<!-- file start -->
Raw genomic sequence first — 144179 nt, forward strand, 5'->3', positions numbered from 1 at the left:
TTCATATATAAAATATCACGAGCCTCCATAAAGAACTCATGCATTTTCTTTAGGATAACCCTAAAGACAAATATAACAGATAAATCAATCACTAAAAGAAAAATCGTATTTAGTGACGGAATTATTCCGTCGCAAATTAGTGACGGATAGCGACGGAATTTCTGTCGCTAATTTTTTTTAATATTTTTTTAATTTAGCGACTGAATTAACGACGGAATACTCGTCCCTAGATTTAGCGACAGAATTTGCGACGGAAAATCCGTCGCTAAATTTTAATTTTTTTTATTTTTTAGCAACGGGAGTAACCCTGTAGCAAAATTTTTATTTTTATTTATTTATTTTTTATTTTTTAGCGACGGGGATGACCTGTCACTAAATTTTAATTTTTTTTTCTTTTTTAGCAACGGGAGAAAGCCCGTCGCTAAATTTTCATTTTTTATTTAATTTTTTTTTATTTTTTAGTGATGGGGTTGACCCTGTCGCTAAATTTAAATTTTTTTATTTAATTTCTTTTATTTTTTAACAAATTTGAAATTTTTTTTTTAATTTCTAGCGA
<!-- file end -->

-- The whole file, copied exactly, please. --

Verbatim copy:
Raw genomic sequence first — 144179 nt, forward strand, 5'->3', positions numbered from 1 at the left:
TTCATATATAAAATATCACGAGCCTCCATAAAGAACTCATGCATTTTCTTTAGGATAACCCTAAAGACAAATATAACAGATAAATCAATCACTAAAAGAAAAATCGTATTTAGTGACGGAATTATTCCGTCGCAAATTAGTGACGGATAGCGACGGAATTTCTGTCGCTAATTTTTTTTAATATTTTTTTAATTTAGCGACTGAATTAACGACGGAATACTCGTCCCTAGATTTAGCGACAGAATTTGCGACGGAAAATCCGTCGCTAAATTTTAATTTTTTTTATTTTTTAGCAACGGGAGTAACCCTGTAGCAAAATTTTTATTTTTATTTATTTATTTTTTATTTTTTAGCGACGGGGATGACCTGTCACTAAATTTTAATTTTTTTTTCTTTTTTAGCAACGGGAGAAAGCCCGTCGCTAAATTTTCATTTTTTATTTAATTTTTTTTTATTTTTTAGTGATGGGGTTGACCCTGTCGCTAAATTTAAATTTTTTTATTTAATTTCTTTTATTTTTTAACAAATTTGAAATTTTTTTTTTAATTTCTAGCGA